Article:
Finding History Hidden In Plain Sight

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Built in 1716 by Robert Evans. That the original house had two chimneys is based on the drawing below.
By 1927 the house had two additions, two rooflines, a porch, and a dormer.
This rendering is from Historical Collections Relating to Gwynedd, published in 1884. The text along the side states "Meadow Side." On the left are the two Sycamore trees on either side of the door. Across the bottom is the little stream. The small bridge over the stream has a fence on either side (near the word "Meadow".) Behind the house the land rises upwards. 115 years later a street named Penn Oak Road will be built at the top of the rise.

This view shows the addition built onto the right. The chimney in the middle of the house would have been at the end of the original house. By 1927 this middle chimney was gone. The House Beautiful article states there are four closed up fire places inside.
If you "erase" the tree branches, the peaked roof on the left becomes apparent. This part may have been removed in 1926.
The location of the words "Meadow Side" seems a bit of a mystery because it doesn't look like a meadow here. Robert Evans was one of the first Quaker ministers in Gwynedd, and Meetings were held here before the Meetinghouse was built. Howard Jenkins states in his book, " is reasonable to presume that they crowded as best they could inside Robert's dwelling, but as the warmer days of spring came on, it may be believed they found seats without, upon the meadow bank that descends from the house to the rivulet below..."

In this sense, the meadow is a grassy area in front to the house that was still there in 1884 when Jenkins wrote the book.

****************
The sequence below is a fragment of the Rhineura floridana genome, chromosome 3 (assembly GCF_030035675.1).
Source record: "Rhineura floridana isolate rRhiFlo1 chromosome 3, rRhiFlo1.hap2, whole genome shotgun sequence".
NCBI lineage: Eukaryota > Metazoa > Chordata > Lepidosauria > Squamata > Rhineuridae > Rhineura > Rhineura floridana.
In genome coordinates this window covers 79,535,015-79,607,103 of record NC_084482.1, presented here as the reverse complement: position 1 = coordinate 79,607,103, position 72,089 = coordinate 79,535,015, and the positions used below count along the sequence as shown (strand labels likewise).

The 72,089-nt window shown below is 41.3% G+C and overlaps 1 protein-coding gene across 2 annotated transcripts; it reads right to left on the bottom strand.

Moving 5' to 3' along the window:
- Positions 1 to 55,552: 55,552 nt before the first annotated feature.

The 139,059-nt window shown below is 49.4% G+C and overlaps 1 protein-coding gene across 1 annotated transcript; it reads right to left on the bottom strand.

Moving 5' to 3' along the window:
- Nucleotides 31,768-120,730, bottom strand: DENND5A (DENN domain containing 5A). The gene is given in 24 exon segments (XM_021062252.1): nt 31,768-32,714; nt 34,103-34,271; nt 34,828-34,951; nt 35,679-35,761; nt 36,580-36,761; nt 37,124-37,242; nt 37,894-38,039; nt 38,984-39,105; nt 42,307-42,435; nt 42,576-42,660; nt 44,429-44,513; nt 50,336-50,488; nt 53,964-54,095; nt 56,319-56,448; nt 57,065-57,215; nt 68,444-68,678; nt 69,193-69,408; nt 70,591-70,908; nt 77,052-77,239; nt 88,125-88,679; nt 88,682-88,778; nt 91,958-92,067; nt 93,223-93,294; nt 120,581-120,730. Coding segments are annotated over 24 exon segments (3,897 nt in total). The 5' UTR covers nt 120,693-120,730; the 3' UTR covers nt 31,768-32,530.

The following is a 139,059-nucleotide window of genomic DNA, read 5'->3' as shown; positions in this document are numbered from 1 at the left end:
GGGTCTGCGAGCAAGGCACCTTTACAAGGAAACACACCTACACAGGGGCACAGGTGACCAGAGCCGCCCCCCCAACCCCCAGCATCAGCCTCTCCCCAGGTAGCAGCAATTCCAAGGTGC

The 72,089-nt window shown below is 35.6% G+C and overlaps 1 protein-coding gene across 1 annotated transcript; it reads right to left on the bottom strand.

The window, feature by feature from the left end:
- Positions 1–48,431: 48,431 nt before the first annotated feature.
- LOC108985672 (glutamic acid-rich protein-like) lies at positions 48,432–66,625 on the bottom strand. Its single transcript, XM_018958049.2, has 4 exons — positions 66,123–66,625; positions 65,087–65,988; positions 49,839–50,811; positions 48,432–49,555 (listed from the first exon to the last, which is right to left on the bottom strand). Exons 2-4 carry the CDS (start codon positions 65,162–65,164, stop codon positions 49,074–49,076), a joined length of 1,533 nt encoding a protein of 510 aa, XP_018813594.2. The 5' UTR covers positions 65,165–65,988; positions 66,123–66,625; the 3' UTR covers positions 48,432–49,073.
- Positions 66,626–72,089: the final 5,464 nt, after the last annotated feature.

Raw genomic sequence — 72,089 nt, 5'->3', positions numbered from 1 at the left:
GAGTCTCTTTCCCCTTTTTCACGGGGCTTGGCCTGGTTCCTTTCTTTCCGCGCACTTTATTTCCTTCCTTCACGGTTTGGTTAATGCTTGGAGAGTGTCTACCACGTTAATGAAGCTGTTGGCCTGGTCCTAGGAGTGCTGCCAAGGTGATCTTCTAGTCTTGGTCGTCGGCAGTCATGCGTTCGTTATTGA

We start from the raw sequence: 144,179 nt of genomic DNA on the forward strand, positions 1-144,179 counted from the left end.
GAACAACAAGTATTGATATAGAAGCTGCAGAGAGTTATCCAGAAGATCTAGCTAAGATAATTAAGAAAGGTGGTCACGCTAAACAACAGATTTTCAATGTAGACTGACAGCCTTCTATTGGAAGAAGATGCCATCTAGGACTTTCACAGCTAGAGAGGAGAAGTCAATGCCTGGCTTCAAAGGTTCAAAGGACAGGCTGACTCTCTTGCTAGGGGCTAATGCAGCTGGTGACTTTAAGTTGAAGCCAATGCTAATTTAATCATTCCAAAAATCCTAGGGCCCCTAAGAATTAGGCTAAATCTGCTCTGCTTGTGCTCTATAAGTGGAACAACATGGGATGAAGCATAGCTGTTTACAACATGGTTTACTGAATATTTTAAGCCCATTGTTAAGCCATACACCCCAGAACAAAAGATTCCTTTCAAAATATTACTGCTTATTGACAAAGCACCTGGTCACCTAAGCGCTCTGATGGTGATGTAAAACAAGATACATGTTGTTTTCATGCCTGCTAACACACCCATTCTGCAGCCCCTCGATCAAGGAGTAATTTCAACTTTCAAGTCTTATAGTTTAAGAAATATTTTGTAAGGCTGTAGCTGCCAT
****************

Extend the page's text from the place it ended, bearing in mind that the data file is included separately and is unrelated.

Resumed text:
Chapter 5. A Huge Disappointment.

Sometime later we went back to the "overlay" map, but in Satellite mode. We wanted to zoom in and see what modern landmarks are where Silas White lived. This is what we saw:


WHAT??!! It's a CONSTRUCTION SITE!! It's the place we walk past where they are building those huge houses on Penn Oak Drive. Who in their right mind would knock down one of the most historic homes in Gwynedd and replace it with a modern building?

Augh, we were sick about it. I said to Andrea, "Let's go down there and find a rock or a pane of glass or a bottle or something we can keep as a souvenir."


Alas, when we got down to the site they were filling it in with dirt. The "steep slope" leading from the rude bridge had to be topped off to make room for the mansion. Any hope of rescuing even a small piece of the house was dashed. The debris had been carted away, then the location had been filled with tons of soil. The government couldn't have covered the site of a UFO crash any better than this.

So that was the end of it. The Robert Evans house was gone for good. Completely obliterated. "Missed it by that much." Man, dear. If only we had looked for it the year before, but we hadn't yet met the year before so we had never been down here.

The fill they used isn't even the right color. The soil in this area is full of shale and is reddish. The soil they are adding is brown.

A few weeks later, Andrea surveys the scene of the crime.
Over the next few months this spot was excavated and filled in TWICE! This picture was taken in 2011.
September 2013. The new house is under construction. This picture was taken from Penn Oak Road.
An empty lot on this street costs 1.5 million dollars. In the last four years five new houses have been built here.

The well kept lawn in the foreground belongs to the house next door. On the next page you will see the irony in
choosing this particular spot to take the picture. One small window, that probably doesn't even open, will change everything.